Fair and Just School Resources
In the United States public schools are funded through a mix of local, state and federal funding. For the most part, schools serving students of color and students from low-income communities have less funding per student than schools in wealthier neighborhoods. These resource disparities perpetuate opportunity gaps in schools and in our broader society. No child’s educational opportunities should be limited because of their zip code. The Schott Foundation is dedicated to ensuring that every student has access to fair and just school resources.
The Latest on Fair & Just School Resources
The Alliance for Quality Education’s new report finds that the $1.3 billion in education cuts in New York Gov. Cuomo’s state budget are hitting poor school districts the hardest. The cut of $843 per pupil in poor districts amounts to a loss of $21,075 for a classroom of 25 students—more than three times the size of cuts in wealthy districts.
This report looks at America's Pre-K-12 public schools -- from the perspective of what Americans are reading and hearing in their local newspapers and media broadcasts. Sifting through these on-the-ground accounts revealed that there is indeed a growing crisis in America's public schools that hinges on two factors: state austerity budgets that cut funds from services to students and families, and new policies redirecting tax dollars meant for public schools to charters.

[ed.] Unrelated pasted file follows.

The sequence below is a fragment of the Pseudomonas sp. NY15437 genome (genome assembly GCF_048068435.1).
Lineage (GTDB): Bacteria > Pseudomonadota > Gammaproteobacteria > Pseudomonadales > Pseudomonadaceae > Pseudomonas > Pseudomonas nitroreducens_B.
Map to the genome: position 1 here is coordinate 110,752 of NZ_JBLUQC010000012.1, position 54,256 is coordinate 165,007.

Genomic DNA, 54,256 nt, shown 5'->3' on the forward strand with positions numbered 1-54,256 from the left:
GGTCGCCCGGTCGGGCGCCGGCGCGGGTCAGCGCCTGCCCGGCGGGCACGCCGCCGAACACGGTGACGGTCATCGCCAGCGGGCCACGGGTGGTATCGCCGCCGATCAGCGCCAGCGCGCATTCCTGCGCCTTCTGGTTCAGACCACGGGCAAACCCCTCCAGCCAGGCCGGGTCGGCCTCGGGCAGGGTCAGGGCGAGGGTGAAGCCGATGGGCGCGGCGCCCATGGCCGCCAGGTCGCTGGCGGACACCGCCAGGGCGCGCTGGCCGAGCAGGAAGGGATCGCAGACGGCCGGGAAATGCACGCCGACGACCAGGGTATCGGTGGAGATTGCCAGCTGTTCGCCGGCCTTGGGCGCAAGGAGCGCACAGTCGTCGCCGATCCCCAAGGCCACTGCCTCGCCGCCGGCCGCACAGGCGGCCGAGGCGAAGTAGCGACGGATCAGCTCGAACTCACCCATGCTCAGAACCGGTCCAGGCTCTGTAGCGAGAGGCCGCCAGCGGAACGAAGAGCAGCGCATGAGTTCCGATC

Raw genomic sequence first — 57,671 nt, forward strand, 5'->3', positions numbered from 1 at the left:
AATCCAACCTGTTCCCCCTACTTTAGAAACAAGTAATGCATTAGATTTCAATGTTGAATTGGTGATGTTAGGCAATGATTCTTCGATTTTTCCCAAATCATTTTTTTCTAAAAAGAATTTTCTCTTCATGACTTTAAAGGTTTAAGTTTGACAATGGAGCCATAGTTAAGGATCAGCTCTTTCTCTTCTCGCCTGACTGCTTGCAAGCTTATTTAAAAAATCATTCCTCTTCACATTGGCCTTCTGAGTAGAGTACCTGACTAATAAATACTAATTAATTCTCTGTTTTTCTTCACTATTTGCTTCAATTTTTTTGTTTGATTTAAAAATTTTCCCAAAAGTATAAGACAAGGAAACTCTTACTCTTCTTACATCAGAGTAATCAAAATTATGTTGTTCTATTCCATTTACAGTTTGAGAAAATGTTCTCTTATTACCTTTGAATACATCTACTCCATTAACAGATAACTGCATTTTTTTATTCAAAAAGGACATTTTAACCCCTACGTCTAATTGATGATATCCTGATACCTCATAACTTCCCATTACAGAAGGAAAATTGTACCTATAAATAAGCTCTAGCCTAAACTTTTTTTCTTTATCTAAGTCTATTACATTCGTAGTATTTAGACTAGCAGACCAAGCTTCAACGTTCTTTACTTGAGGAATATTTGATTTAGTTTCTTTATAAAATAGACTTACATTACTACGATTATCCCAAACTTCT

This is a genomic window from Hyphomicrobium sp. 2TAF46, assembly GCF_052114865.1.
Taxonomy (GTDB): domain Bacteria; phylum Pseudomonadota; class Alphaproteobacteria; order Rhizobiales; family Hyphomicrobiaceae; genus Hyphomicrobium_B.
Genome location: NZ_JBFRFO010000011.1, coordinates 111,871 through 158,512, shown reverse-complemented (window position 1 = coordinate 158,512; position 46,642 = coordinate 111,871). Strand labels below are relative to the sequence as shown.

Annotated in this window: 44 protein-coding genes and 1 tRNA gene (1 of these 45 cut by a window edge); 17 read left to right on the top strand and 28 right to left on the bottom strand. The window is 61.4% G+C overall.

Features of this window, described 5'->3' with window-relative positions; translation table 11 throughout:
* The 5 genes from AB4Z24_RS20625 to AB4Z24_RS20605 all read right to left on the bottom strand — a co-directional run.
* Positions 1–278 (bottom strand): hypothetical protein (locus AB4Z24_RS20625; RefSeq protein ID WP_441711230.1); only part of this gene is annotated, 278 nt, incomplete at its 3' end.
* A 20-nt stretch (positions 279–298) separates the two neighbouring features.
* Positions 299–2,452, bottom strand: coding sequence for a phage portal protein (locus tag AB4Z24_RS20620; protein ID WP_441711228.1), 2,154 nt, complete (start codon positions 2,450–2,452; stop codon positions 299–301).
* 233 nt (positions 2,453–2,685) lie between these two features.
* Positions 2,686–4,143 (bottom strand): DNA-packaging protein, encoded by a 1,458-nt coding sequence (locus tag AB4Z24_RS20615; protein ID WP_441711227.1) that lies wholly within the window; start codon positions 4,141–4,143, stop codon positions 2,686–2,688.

Schools are receiving less state funding than last year in at least 37 states, and in at least 30 states school funding now stands below 2008 levels -- often far below. These cuts are attributable to the failure of the federal government to extend emergency fiscal aid to states and school districts and the failure of most states to enact needed revenue increases and instead to balance their budgets solely through spending cuts.
This report analyzes the effectiveness of the Schoolwide Performance Bonuses Program, which is an effort to improve student performance through school-based financial incentives. The three-year study, which found that the program did little to improve student achievement, examined student test scores; teacher, school staff, and administrator surveys; and interviews with administrators, staff members, program sponsors, and union and district officials.
A recent report by the Center on Education Policy finds that more school districts are predicting budget cuts compared to this time last year and say that the cuts will come at the expense of teachers and other core services. The report is based on a nationally representative survey.
A Center on Budget and Policy Priorities analysis shows that nearly half of all states have made "significant cuts" in public education, disproportionately affecting low-income communities and children of color.
This report from the Alliance for Quality Education finds that large cuts to the New York public education budget would increase educational inequity and would hurt students living in poverty and students of color the most.